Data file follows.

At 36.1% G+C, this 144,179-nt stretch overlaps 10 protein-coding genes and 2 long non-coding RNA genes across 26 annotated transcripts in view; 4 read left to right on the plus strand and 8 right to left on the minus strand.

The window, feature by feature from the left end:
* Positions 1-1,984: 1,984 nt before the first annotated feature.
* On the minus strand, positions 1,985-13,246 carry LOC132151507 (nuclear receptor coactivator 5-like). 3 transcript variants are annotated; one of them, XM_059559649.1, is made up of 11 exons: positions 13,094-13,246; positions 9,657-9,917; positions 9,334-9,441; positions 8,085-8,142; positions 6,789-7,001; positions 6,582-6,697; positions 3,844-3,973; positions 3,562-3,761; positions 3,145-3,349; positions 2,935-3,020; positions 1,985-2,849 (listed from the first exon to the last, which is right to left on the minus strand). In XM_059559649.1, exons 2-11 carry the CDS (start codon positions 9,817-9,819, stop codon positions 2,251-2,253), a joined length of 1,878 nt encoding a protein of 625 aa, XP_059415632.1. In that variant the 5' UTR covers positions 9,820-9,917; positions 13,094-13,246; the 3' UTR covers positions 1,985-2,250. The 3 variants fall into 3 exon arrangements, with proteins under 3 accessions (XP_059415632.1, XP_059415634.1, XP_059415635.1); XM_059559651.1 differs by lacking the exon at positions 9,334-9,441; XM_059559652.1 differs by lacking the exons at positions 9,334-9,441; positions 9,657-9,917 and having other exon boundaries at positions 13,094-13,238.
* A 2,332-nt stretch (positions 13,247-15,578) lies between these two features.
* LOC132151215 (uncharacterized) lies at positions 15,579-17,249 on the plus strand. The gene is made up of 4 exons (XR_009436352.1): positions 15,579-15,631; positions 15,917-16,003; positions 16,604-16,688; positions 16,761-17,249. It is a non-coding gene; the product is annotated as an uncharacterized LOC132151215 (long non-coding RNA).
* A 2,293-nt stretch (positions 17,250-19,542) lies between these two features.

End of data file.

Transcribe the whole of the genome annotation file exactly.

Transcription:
At 36.1% G+C, this 144,179-nt stretch overlaps 10 protein-coding genes and 2 long non-coding RNA genes across 26 annotated transcripts in view; 4 read left to right on the plus strand and 8 right to left on the minus strand.

The window, feature by feature from the left end:
* Positions 1-1,984: 1,984 nt before the first annotated feature.
* On the minus strand, positions 1,985-13,246 carry LOC132151507 (nuclear receptor coactivator 5-like). 3 transcript variants are annotated; one of them, XM_059559649.1, is made up of 11 exons: positions 13,094-13,246; positions 9,657-9,917; positions 9,334-9,441; positions 8,085-8,142; positions 6,789-7,001; positions 6,582-6,697; positions 3,844-3,973; positions 3,562-3,761; positions 3,145-3,349; positions 2,935-3,020; positions 1,985-2,849 (listed from the first exon to the last, which is right to left on the minus strand). In XM_059559649.1, exons 2-11 carry the CDS (start codon positions 9,817-9,819, stop codon positions 2,251-2,253), a joined length of 1,878 nt encoding a protein of 625 aa, XP_059415632.1. In that variant the 5' UTR covers positions 9,820-9,917; positions 13,094-13,246; the 3' UTR covers positions 1,985-2,250. The 3 variants fall into 3 exon arrangements, with proteins under 3 accessions (XP_059415632.1, XP_059415634.1, XP_059415635.1); XM_059559651.1 differs by lacking the exon at positions 9,334-9,441; XM_059559652.1 differs by lacking the exons at positions 9,334-9,441; positions 9,657-9,917 and having other exon boundaries at positions 13,094-13,238.
* A 2,332-nt stretch (positions 13,247-15,578) lies between these two features.
* LOC132151215 (uncharacterized) lies at positions 15,579-17,249 on the plus strand. The gene is made up of 4 exons (XR_009436352.1): positions 15,579-15,631; positions 15,917-16,003; positions 16,604-16,688; positions 16,761-17,249. It is a non-coding gene; the product is annotated as an uncharacterized LOC132151215 (long non-coding RNA).
* A 2,293-nt stretch (positions 17,250-19,542) lies between these two features.